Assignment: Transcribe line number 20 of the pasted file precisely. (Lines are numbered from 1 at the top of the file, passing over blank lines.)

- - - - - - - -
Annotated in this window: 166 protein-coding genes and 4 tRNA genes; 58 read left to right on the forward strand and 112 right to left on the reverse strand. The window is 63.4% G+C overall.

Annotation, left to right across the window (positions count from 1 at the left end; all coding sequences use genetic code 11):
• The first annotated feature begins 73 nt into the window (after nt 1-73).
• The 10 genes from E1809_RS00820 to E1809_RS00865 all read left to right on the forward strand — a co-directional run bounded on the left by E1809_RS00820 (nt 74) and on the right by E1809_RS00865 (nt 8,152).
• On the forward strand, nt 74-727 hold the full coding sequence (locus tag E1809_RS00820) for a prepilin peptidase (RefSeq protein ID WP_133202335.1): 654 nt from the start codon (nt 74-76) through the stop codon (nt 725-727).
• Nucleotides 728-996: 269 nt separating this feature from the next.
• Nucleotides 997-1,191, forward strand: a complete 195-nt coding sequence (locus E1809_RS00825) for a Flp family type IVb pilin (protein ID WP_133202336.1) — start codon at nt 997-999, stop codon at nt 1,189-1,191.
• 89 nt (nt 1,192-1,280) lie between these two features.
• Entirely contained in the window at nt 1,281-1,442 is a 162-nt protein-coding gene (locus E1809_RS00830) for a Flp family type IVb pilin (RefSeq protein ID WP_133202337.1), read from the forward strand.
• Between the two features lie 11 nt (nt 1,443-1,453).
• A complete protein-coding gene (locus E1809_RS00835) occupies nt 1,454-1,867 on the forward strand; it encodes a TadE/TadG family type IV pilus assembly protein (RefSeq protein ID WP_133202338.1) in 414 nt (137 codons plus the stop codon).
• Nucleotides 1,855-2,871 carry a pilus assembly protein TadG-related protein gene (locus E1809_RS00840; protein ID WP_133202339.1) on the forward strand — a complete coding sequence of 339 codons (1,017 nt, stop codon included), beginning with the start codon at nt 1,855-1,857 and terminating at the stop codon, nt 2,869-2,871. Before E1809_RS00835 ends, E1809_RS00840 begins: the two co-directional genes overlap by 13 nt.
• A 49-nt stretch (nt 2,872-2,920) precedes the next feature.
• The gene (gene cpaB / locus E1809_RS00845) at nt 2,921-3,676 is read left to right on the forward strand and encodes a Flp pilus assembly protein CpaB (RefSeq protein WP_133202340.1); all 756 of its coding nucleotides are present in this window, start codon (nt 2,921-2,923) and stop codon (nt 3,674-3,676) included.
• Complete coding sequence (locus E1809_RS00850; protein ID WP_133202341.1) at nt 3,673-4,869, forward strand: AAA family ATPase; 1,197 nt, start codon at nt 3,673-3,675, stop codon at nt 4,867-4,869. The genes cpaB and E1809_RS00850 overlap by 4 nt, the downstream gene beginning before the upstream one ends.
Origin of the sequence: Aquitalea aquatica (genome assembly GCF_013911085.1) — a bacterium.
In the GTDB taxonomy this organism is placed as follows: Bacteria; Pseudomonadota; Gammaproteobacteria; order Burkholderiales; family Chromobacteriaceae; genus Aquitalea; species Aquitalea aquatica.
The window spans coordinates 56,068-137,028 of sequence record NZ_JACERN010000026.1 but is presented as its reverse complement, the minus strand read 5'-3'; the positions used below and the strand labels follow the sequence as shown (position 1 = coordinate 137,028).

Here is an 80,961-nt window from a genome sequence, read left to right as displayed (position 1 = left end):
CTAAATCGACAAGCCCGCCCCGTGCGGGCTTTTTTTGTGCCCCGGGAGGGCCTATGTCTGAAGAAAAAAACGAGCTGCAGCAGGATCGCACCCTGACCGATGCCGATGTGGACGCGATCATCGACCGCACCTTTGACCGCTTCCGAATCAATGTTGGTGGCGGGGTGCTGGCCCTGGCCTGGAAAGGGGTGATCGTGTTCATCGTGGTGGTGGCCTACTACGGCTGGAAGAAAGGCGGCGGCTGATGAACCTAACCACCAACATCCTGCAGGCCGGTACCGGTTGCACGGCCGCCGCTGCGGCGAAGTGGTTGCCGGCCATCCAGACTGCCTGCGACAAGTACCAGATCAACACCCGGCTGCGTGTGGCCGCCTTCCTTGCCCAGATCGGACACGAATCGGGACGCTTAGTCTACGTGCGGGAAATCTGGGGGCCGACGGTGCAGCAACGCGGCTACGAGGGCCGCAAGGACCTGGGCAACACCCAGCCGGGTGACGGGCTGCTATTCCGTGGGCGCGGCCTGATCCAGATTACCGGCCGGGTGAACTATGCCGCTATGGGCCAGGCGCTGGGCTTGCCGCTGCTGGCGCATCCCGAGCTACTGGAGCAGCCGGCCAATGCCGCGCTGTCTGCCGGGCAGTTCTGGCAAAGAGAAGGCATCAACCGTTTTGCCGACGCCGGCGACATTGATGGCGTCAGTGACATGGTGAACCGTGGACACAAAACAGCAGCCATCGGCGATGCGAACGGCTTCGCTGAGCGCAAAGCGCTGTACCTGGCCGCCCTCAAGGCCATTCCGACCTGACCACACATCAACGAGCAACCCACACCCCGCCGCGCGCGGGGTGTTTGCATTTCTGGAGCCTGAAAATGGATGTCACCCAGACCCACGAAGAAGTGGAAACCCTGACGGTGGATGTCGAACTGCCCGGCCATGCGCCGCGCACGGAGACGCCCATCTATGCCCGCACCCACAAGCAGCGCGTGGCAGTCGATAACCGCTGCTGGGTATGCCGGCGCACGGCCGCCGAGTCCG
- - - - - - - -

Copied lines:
CTAAATCGACAAGCCCGCCCCGTGCGGGCTTTTTTTGTGCCCCGGGAGGGCCTATGTCTGAAGAAAAAAACGAGCTGCAGCAGGATCGCACCCTGACCGATGCCGATGTGGACGCGATCATCGACCGCACCTTTGACCGCTTCCGAATCAATGTTGGTGGCGGGGTGCTGGCCCTGGCCTGGAAAGGGGTGATCGTGTTCATCGTGGTGGTGGCCTACTACGGCTGGAAGAAAGGCGGCGGCTGATGAACCTAACCACCAACATCCTGCAGGCCGGTACCGGTTGCACGGCCGCCGCTGCGGCGAAGTGGTTGCCGGCCATCCAGACTGCCTGCGACAAGTACCAGATCAACACCCGGCTGCGTGTGGCCGCCTTCCTTGCCCAGATCGGACACGAATCGGGACGCTTAGTCTACGTGCGGGAAATCTGGGGGCCGACGGTGCAGCAACGCGGCTACGAGGGCCGCAAGGACCTGGGCAACACCCAGCCGGGTGACGGGCTGCTATTCCGTGGGCGCGGCCTGATCCAGATTACCGGCCGGGTGAACTATGCCGCTATGGGCCAGGCGCTGGGCTTGCCGCTGCTGGCGCATCCCGAGCTACTGGAGCAGCCGGCCAATGCCGCGCTGTCTGCCGGGCAGTTCTGGCAAAGAGAAGGCATCAACCGTTTTGCCGACGCCGGCGACATTGATGGCGTCAGTGACATGGTGAACCGTGGACACAAAACAGCAGCCATCGGCGATGCGAACGGCTTCGCTGAGCGCAAAGCGCTGTACCTGGCCGCCCTCAAGGCCATTCCGACCTGACCACACATCAACGAGCAACCCACACCCCGCCGCGCGCGGGGTGTTTGCATTTCTGGAGCCTGAAAATGGATGTCACCCAGACCCACGAAGAAGTGGAAACCCTGACGGTGGATGTCGAACTGCCCGGCCATGCGCCGCGCACGGAGACGCCCATCTATGCCCGCACCCACAAGCAGCGCGTGGCAGTCGATAACCGCTGCTGGGTATGCCGGCGCACGGCCGCCGAGTCCG